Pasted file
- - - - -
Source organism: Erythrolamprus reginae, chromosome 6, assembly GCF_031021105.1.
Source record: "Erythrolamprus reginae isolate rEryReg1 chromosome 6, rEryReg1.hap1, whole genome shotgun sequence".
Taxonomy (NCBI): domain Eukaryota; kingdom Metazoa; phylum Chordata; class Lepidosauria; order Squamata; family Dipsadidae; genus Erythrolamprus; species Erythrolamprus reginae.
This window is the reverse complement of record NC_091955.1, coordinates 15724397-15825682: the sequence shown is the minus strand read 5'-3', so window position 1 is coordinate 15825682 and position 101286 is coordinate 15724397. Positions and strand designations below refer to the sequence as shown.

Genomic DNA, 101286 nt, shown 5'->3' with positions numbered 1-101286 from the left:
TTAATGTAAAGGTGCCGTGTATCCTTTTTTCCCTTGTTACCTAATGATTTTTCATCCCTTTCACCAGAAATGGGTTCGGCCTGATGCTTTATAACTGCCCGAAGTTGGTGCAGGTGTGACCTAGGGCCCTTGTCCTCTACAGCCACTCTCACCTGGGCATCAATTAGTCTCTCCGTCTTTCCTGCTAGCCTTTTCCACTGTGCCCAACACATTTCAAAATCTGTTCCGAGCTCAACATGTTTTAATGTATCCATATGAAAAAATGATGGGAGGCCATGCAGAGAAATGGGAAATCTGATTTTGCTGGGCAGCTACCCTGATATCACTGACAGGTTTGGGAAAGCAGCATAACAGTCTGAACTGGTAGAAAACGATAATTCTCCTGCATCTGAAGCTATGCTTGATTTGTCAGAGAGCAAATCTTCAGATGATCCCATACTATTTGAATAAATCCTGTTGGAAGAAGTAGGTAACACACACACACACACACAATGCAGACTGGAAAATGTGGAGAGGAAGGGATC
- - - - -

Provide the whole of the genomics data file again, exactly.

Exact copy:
Source organism: Erythrolamprus reginae, chromosome 6, assembly GCF_031021105.1.
Source record: "Erythrolamprus reginae isolate rEryReg1 chromosome 6, rEryReg1.hap1, whole genome shotgun sequence".
Taxonomy (NCBI): domain Eukaryota; kingdom Metazoa; phylum Chordata; class Lepidosauria; order Squamata; family Dipsadidae; genus Erythrolamprus; species Erythrolamprus reginae.
This window is the reverse complement of record NC_091955.1, coordinates 15724397-15825682: the sequence shown is the minus strand read 5'-3', so window position 1 is coordinate 15825682 and position 101286 is coordinate 15724397. Positions and strand designations below refer to the sequence as shown.

Genomic DNA, 101286 nt, shown 5'->3' with positions numbered 1-101286 from the left:
TTAATGTAAAGGTGCCGTGTATCCTTTTTTCCCTTGTTACCTAATGATTTTTCATCCCTTTCACCAGAAATGGGTTCGGCCTGATGCTTTATAACTGCCCGAAGTTGGTGCAGGTGTGACCTAGGGCCCTTGTCCTCTACAGCCACTCTCACCTGGGCATCAATTAGTCTCTCCGTCTTTCCTGCTAGCCTTTTCCACTGTGCCCAACACATTTCAAAATCTGTTCCGAGCTCAACATGTTTTAATGTATCCATATGAAAAAATGATGGGAGGCCATGCAGAGAAATGGGAAATCTGATTTTGCTGGGCAGCTACCCTGATATCACTGACAGGTTTGGGAAAGCAGCATAACAGTCTGAACTGGTAGAAAACGATAATTCTCCTGCATCTGAAGCTATGCTTGATTTGTCAGAGAGCAAATCTTCAGATGATCCCATACTATTTGAATAAATCCTGTTGGAAGAAGTAGGTAACACACACACACACACACAATGCAGACTGGAAAATGTGGAGAGGAAGGGATC